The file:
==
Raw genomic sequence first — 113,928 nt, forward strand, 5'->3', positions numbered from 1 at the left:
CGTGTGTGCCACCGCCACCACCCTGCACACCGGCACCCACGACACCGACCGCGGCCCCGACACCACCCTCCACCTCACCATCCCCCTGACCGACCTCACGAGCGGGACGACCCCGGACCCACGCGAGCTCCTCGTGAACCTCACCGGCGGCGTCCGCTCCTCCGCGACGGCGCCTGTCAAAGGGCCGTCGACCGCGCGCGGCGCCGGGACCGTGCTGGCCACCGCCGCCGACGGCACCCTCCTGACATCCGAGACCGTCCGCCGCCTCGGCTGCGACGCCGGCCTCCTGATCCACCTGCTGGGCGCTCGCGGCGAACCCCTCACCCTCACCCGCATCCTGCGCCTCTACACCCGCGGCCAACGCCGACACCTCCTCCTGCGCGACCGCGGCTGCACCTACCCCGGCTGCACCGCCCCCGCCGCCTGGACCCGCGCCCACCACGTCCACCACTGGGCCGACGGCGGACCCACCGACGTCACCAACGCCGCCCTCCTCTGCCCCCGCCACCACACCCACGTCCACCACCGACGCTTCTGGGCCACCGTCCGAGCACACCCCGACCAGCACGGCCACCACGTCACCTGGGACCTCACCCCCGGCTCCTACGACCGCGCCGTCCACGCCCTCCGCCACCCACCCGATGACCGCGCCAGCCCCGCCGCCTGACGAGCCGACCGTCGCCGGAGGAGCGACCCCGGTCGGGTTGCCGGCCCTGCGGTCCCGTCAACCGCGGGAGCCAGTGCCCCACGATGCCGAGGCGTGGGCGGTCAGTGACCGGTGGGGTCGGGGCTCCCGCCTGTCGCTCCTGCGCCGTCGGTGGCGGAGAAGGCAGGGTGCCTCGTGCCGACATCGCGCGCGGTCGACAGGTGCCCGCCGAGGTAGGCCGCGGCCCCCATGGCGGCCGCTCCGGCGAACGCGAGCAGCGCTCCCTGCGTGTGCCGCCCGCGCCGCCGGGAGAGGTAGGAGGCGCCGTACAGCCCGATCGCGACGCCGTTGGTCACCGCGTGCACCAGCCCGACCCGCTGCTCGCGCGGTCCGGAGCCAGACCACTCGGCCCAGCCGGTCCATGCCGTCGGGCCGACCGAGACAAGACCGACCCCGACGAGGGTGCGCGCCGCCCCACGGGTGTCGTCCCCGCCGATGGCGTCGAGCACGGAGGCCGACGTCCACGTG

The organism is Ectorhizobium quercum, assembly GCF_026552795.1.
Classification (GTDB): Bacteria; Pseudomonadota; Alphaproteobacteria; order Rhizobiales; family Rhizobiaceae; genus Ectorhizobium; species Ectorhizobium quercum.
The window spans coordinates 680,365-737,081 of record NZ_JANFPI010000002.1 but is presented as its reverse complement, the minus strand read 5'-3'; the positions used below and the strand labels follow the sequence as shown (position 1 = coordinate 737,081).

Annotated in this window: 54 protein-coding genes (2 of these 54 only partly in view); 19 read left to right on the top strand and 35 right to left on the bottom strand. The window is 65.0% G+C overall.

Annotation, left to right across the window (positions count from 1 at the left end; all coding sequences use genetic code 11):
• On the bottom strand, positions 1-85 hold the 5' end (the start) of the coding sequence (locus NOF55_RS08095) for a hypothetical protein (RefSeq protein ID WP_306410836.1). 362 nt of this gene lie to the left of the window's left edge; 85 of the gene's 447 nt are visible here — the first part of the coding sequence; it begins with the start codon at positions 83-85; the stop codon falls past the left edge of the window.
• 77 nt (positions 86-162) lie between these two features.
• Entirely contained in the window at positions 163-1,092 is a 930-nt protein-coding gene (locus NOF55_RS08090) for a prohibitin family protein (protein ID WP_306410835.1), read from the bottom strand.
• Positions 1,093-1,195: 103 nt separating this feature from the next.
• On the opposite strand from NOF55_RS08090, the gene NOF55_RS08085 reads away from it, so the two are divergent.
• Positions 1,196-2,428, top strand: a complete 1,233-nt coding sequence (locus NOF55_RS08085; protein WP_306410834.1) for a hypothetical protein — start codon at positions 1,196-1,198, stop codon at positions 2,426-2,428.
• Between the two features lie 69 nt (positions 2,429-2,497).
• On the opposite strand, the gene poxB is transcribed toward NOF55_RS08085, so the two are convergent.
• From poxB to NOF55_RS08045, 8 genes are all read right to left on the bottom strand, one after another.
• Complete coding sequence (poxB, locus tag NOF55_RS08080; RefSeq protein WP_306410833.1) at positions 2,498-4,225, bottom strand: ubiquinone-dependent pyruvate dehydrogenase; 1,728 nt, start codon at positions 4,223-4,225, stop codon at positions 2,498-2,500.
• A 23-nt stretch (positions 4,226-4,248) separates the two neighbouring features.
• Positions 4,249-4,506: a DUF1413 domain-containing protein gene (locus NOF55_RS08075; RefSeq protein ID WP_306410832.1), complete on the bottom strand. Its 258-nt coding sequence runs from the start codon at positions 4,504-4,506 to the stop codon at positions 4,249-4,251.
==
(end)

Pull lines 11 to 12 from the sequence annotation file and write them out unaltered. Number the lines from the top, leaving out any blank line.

• Positions 1,093-1,195: 103 nt separating this feature from the next.
• On the opposite strand from NOF55_RS08090, the gene NOF55_RS08085 reads away from it, so the two are divergent.